The reason Leterrier was able to get away with shifting the focus to the humans as opposed to the creatures is because of the positive reinforcement he got from many people involved with the original. He spoke to Ray Harryhausen, (a producer and visual effects creator on the 1981 film), who constantly emphasized the importance of the story when speaking to the director.
I actually called Ray Harryhausen twice and said what I was doing. I told him I was the guy. He didn’t talk about the creatures, I thought he would talk about the visual effects — don’t make it CG, it’s going to ruin everything — but he talked about the characters and the cast, and it was by getting the amazing cast that we have from all corners of the world that we made it. The Harryhausen world from the 60s to 80s is almost a blur. As much as I was a fan of the original, it was the old models, I was like great skeletons, fighting skeletons (laughs)? We loved Ray and he really helped me. He said, go my son, go!
With a film of this scope you could easily do everything inside a studio, on a soundstage, or in front of a green screen, but that’s not the route the director wanted to take. There was a lot of on location shooting that took place on Clash because Leterrier wasn’t trying to make another 300. He wanted his own version of this Greek epic that the studio and fans had trusted him to create.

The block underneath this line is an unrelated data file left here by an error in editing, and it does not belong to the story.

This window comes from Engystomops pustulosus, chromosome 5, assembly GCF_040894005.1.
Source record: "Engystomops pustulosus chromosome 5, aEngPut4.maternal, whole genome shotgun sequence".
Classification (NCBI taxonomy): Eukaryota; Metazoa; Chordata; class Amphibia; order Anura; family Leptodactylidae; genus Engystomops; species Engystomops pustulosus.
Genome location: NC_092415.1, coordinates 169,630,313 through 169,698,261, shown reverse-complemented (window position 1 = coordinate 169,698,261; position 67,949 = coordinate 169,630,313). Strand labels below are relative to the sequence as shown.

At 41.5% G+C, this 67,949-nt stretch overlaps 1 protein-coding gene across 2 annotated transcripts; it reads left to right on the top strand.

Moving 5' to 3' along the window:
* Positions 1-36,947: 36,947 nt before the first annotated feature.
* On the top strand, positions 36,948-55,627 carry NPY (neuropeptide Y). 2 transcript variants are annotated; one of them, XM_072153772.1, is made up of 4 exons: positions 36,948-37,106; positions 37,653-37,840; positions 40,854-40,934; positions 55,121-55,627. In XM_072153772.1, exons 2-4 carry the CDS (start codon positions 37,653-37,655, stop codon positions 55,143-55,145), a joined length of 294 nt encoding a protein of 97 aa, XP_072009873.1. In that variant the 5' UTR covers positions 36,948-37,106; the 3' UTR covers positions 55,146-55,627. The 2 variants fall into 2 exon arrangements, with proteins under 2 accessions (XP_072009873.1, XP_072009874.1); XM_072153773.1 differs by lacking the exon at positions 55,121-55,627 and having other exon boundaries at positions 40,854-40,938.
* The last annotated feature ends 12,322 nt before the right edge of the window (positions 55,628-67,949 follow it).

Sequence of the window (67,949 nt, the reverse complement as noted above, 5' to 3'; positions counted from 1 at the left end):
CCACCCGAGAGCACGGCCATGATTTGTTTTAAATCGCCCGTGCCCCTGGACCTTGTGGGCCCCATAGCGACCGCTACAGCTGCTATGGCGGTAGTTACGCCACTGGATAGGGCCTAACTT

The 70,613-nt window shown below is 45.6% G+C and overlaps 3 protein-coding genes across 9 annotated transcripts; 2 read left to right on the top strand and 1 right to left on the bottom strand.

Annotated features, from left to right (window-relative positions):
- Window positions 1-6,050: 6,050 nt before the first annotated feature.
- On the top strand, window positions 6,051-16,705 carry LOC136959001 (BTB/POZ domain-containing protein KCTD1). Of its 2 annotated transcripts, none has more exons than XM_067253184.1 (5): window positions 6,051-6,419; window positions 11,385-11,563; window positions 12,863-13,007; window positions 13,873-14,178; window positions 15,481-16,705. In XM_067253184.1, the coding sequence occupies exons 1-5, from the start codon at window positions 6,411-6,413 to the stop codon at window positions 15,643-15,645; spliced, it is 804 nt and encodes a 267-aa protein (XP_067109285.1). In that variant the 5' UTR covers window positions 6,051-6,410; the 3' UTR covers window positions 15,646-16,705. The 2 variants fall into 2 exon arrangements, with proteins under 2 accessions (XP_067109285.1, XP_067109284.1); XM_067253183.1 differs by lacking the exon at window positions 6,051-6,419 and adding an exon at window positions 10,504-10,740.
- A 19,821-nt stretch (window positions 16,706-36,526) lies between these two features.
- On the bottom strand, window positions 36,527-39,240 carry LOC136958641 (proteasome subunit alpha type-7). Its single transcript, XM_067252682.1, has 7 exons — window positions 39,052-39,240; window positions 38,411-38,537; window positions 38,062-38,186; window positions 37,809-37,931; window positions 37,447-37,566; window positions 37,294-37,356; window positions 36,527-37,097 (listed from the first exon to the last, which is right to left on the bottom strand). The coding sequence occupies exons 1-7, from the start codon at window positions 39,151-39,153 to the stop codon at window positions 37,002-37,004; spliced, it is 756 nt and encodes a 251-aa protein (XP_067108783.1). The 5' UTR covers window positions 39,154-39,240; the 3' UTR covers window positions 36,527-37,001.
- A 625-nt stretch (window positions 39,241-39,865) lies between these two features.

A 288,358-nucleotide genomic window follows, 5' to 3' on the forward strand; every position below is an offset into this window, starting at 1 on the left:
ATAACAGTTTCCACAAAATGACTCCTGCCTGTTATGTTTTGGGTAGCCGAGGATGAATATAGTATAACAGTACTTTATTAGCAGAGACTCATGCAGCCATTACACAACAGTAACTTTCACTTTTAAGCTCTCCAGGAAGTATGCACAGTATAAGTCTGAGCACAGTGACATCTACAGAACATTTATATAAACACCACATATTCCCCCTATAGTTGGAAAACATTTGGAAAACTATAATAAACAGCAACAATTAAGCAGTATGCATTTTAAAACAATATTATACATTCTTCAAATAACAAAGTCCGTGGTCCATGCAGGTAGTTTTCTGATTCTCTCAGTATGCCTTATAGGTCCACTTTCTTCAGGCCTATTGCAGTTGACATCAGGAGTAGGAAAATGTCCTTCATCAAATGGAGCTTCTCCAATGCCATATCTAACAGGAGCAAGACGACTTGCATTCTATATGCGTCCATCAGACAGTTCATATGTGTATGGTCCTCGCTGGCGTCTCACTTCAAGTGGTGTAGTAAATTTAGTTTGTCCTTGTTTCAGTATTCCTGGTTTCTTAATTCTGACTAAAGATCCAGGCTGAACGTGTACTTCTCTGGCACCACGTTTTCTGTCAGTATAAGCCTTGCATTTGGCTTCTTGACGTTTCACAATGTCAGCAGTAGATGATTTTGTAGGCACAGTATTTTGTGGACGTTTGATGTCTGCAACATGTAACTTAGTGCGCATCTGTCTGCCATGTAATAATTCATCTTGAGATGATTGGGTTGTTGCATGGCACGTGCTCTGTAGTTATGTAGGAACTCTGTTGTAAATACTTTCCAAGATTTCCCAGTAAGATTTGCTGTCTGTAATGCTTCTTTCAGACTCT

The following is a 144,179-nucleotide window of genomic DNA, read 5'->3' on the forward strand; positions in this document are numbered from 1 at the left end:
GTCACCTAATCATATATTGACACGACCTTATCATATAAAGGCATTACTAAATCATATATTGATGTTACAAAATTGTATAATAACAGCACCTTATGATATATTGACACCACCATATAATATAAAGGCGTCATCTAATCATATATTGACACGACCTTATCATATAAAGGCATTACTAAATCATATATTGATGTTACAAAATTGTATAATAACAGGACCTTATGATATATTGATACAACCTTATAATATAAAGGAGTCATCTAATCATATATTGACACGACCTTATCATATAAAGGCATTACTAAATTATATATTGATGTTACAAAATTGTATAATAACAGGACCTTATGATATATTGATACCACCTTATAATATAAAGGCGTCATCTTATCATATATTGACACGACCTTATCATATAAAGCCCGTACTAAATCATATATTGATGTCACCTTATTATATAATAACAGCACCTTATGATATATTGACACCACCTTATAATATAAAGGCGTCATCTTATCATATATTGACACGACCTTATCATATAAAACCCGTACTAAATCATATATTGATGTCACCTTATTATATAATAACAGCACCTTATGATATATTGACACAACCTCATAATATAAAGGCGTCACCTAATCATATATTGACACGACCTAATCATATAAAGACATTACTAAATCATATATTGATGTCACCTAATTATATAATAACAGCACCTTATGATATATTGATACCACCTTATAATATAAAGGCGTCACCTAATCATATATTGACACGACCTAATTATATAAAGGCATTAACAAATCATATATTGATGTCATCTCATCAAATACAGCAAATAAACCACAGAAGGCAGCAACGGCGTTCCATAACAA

It was important to give a scope and to actually set it in Europe — sort of like the backdrop of Greek mythology — and not to shoot it in Australia or New Zealand, we actually wanted to shoot it in Europe. So we went to this island called Tenerife which is part of the Canary islands. There are volcanoes that popped out of the ocean of the coast of Morocco (they are Spanish-owned islands, but they are on the coast of Morocco) so you get that real, beautiful, Moroccan light, but it’s not sand it’s volcanic rocks so you got amazing colors — the red, black green, clouds that come over, it’s fantastic. It was 7,000 feet up. People had difficulties breathing up there. Then England, we shot some stuff around London, and we went to Wales to fight that quarry. It’s hasn’t been overused by production.
Even though he found the shooting locations beautiful, overall they were a nightmare to film. The weather was unpredictable, which was sometimes hard for the actors to deal with.
We wanted locales that didn’t look like anything else. And it was the middle of July and it rained every day, and it was frigid and I was alright because I was wearing six coats, but poor Sam. Initially the rain was going up and when it’s going up it’s not good. They also went to Ethiopia to shoot some of the plates, because there is these volcanic sulfur lake and the colors are really beautiful and popping. All the tricks of the scorpions, you see there. We wanted to create a new world, something different than anything you’ve seen before. It’s not Lord of the Rings, It’s not Gladiator. It’s not that look.